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The Magnificent Migration

 

In a world dominated by schedules, meetings, and deadlines, the simpler things in life sometimes pass right by without so much as a second thought.  We take for granted things such as maps and GPS units to get us where we need to go.  Wouldn’t it be amazing to instinctively know how to reach a destination without ever having been there? What if maps did not exist and no one provided directions?  This is how it must be for the magnificent monarch butterfly.
 

Year after year, these beautiful creatures make their phenomenal migration from north to south, and back again.  Eastern North American monarchs fly south for the winter, traversing the United States and making their perilous journey to the oyamel fir forests in the Sierra Madre Mountains of Mexico.  How these amazing butterflies have the ability to locate the same 11 to 12 mountain areas as generations before remains a scientific mystery.  To aid in their journey, monarchs use air currents and thermals to help them reach their destination, which may be as far as 3,000 miles from the starting point.  Research indicates that the monarch’s innate ability to follow the migration patterns are influenced by the magnetic pull of the earth, as well as the position of the sun, but a complete explanation is yet to be discovered.


While the eastern population of monarchs makes the journey to Mexico for the winter, the western population of North American monarchs follows a flight path leading to the overwintering destination on California’s Pacific Coast near Santa Cruz and San Diego.  The microclimatic conditions of these coastal cities closely mimic the mountainous region of Mexico where eastern North American monarchs make their winter home.  After arriving in California, western monarchs find a safe haven, roosting in the eucalyptus, Monterey pines, and Monterey Cypress trees.  The mountains of the oyamel forest, as well as the coastal area of California, offer a perfect microclimate for the butterflies.  The high elevation of the mountains and the cool coastal breeze from the Pacific Ocean provide an optimum temperature range for the monarchs to spend the cooler months.  Tens of thousands of monarchs often cluster together on a single tree to keep each other warm as the cool night air sets in. 

This great migration is what sets monarchs apart from the rest of the butterfly world.  Although the journey south for overwintering is completed by a single butterfly, it takes three to four generations to migrate back north as the warmer weather arrives.  With the arrival of longer days and warmer weather, the monarch breeds and then lays eggs.  This begins the journey of a new generation of monarchs who will do their part in the circle of life as they head towards the northern United States and Canada.

The monarch’s sole food source as a caterpillar is the milkweed plant.  Although over 100 species of milkweed grow in North America, only about 25% of them are main host plants for the monarch butterfly.  Milkweed is a very adaptable plant and grows in a variety of climates, which is good for the monarch; however, with the increase in row crop planting as well as land development, milkweed availability for the caterpillars is rapidly decreasing.  In addition, logging and deforestation of the oyamel forests of Mexico has led to considerable overwintering habitat destruction.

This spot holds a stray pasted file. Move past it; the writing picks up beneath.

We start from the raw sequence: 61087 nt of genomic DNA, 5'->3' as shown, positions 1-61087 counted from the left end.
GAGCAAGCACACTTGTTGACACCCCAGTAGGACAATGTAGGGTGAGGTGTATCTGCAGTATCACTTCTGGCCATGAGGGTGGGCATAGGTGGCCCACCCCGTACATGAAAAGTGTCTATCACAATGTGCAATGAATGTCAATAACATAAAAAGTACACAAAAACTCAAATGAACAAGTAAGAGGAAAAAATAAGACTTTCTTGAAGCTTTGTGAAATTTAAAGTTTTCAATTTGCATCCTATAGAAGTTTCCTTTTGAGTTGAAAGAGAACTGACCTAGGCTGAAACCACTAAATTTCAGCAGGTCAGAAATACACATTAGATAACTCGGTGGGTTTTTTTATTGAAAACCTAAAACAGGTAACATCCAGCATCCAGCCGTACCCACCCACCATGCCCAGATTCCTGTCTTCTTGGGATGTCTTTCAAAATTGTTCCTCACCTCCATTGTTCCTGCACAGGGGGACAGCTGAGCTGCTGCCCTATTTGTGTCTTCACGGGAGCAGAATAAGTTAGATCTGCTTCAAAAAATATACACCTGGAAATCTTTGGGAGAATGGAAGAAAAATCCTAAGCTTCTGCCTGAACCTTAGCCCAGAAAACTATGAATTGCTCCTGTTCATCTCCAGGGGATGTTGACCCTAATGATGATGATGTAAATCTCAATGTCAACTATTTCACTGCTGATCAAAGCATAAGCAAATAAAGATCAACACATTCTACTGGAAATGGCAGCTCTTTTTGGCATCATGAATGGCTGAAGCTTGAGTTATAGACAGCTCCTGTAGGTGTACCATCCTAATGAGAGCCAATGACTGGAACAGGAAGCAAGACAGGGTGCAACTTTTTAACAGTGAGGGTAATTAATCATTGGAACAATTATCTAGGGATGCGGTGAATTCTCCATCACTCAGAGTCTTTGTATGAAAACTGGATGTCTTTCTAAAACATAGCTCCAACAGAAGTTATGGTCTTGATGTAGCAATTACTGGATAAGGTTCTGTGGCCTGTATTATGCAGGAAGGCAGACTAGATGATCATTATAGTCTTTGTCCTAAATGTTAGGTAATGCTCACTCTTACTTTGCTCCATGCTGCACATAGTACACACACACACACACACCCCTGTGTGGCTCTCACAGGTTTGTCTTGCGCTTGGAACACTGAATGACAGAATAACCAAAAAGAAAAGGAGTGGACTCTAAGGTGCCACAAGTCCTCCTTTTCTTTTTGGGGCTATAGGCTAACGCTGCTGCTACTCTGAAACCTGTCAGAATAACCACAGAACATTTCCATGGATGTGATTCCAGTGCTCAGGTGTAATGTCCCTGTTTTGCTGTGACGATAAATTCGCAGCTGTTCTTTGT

Because of habitat and food source loss, the North American monarch population has declined by more than 90 percent in the past two decades.  In an effort to preserve the overwintering habitat, the Mexican Government created the Monarch Butterfly Biosphere Reserve in 1986, to protect 62 square miles of oyamel forest for the overwintering monarchs.  In 2000, the Reserve was expanded and now includes 217 square miles.  Conservation efforts have rapidly expanded across the country as communities, school groups, and individuals with a passion for monarchs have stepped up to do their part and help these beautiful creatures maintain their place in the ecosystem.

Many groups and individuals have begun to plant milkweed in their backyards, along roadsides, and in fields across the country.  Residents are encouraged to plant milkweed seeds and plants in an effort to provide food for monarch caterpillars as they mature into adult butterflies and begin their journey north.  Butterfly Milkweed, Common Milkweed, and Green Antelopehorn Milkweed are a few of the species commonly found in the Nacogdoches area. 


Citizens can also help the monarch butterfly population by dedicating a portion of their backyard to butterfly gardening.  The adult monarchs require a considerable amount of energy as they journey northward; energy acquired from feeding on flowers such as salvia, lantana, butterfly bush, pentas, and verbena.  These nectar-rich plants can be found at area nurseries and garden centers.  Most flowering plants will need a considerable amount of sun, so if your yard is more on the shady side, plants such as Turk’s cap or lobelia are both outstanding selections that will bloom even with little sun. 

As part of our commitment to the Mayor’s Monarch Pledge, we at the City of Nacogdoches  would like to encourage everyone to join in and help the beautiful monarch butterfly.  The Mayor’s Monarch Pledge is a collaborative conservation effort developed by the National Wildlife Foundation.  Through this unique program, cities, towns, and rural communities are encouraged to come together with the common goal of preserving the monarch butterfly and its habitat by providing a food source for monarchs at multiple stages of their lifecycle. This program brings awareness so we can do our part to ensure that these beauties will be around for future generations to enjoy.        

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